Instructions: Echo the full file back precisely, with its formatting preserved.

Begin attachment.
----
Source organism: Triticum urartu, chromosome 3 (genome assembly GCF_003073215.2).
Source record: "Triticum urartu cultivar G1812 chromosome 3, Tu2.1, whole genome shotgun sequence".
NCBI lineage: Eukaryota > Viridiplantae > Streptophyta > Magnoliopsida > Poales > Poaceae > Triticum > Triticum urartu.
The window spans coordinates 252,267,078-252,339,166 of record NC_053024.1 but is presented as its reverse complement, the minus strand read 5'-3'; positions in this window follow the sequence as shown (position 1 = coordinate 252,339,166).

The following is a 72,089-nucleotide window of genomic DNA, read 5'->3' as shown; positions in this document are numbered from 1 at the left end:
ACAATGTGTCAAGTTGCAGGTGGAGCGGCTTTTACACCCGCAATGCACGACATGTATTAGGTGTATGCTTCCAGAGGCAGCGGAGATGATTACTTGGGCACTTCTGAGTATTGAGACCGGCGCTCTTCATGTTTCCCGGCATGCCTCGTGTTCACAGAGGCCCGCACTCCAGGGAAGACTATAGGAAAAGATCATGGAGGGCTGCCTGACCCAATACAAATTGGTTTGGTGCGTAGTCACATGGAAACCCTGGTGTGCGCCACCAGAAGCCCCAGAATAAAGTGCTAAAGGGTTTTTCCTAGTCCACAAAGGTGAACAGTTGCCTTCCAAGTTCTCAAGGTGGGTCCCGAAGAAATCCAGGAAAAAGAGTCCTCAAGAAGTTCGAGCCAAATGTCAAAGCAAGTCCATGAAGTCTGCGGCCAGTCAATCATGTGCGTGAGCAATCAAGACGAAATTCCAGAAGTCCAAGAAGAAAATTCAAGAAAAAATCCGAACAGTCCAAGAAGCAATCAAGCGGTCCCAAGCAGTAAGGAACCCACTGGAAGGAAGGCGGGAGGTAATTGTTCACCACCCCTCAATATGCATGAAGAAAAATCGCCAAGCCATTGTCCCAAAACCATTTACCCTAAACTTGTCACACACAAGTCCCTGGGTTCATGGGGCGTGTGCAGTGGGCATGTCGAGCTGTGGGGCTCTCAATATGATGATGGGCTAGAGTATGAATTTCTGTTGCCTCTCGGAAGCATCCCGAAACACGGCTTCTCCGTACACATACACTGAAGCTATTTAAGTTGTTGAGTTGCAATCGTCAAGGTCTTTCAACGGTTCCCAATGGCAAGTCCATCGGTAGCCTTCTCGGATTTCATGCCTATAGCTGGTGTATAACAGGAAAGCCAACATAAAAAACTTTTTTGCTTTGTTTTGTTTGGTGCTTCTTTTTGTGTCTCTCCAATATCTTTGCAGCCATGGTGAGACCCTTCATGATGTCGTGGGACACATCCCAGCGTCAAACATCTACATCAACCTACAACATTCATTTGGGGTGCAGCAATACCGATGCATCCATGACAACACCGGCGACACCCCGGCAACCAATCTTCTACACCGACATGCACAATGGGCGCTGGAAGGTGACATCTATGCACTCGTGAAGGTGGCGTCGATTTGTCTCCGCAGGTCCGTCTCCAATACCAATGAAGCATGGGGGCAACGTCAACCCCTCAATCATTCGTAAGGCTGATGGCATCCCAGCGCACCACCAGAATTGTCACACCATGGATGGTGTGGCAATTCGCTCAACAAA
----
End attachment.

Source organism: Triticum urartu, chromosome 3 (genome assembly GCF_003073215.2).
Source record: "Triticum urartu cultivar G1812 chromosome 3, Tu2.1, whole genome shotgun sequence".
NCBI lineage: Eukaryota > Viridiplantae > Streptophyta > Magnoliopsida > Poales > Poaceae > Triticum > Triticum urartu.
The window spans coordinates 252,267,078-252,339,166 of record NC_053024.1 but is presented as its reverse complement, the minus strand read 5'-3'; positions in this window follow the sequence as shown (position 1 = coordinate 252,339,166).

The following is a 72,089-nucleotide window of genomic DNA, read 5'->3' as shown; positions in this document are numbered from 1 at the left end:
ACAATGTGTCAAGTTGCAGGTGGAGCGGCTTTTACACCCGCAATGCACGACATGTATTAGGTGTATGCTTCCAGAGGCAGCGGAGATGATTACTTGGGCACTTCTGAGTATTGAGACCGGCGCTCTTCATGTTTCCCGGCATGCCTCGTGTTCACAGAGGCCCGCACTCCAGGGAAGACTATAGGAAAAGATCATGGAGGGCTGCCTGACCCAATACAAATTGGTTTGGTGCGTAGTCACATGGAAACCCTGGTGTGCGCCACCAGAAGCCCCAGAATAAAGTGCTAAAGGGTTTTTCCTAGTCCACAAAGGTGAACAGTTGCCTTCCAAGTTCTCAAGGTGGGTCCCGAAGAAATCCAGGAAAAAGAGTCCTCAAGAAGTTCGAGCCAAATGTCAAAGCAAGTCCATGAAGTCTGCGGCCAGTCAATCATGTGCGTGAGCAATCAAGACGAAATTCCAGAAGTCCAAGAAGAAAATTCAAGAAAAAATCCGAACAGTCCAAGAAGCAATCAAGCGGTCCCAAGCAGTAAGGAACCCACTGGAAGGAAGGCGGGAGGTAATTGTTCACCACCCCTCAATATGCATGAAGAAAAATCGCCAAGCCATTGTCCCAAAACCATTTACCCTAAACTTGTCACACACAAGTCCCTGGGTTCATGGGGCGTGTGCAGTGGGCATGTCGAGCTGTGGGGCTCTCAATATGATGATGGGCTAGAGTATGAATTTCTGTTGCCTCTCGGAAGCATCCCGAAACACGGCTTCTCCGTACACATACACTGAAGCTATTTAAGTTGTTGAGTTGCAATCGTCAAGGTCTTTCAACGGTTCCCAATGGCAAGTCCATCGGTAGCCTTCTCGGATTTCATGCCTATAGCTGGTGTATAACAGGAAAGCCAACATAAAAAACTTTTTTGCTTTGTTTTGTTTGGTGCTTCTTTTTGTGTCTCTCCAATATCTTTGCAGCCATGGTGAGACCCTTCATGATGTCGTGGGACACATCCCAGCGTCAAACATCTACATCAACCTACAACATTCATTTGGGGTGCAGCAATACCGATGCATCCATGACAACACCGGCGACACCCCGGCAACCAATCTTCTACACCGACATGCACAATGGGCGCTGGAAGGTGACATCTATGCACTCGTGAAGGTGGCGTCGATTTGTCTCCGCAGGTCCGTCTCCAATACCAATGAAGCATGGGGGCAACGTCAACCCCTCAATCATTCGTAAGGCTGATGGCATCCCAGCGCACCACCAGAATTGTCACACCATGGATGGTGTGGCAATTCGCTCAACAAA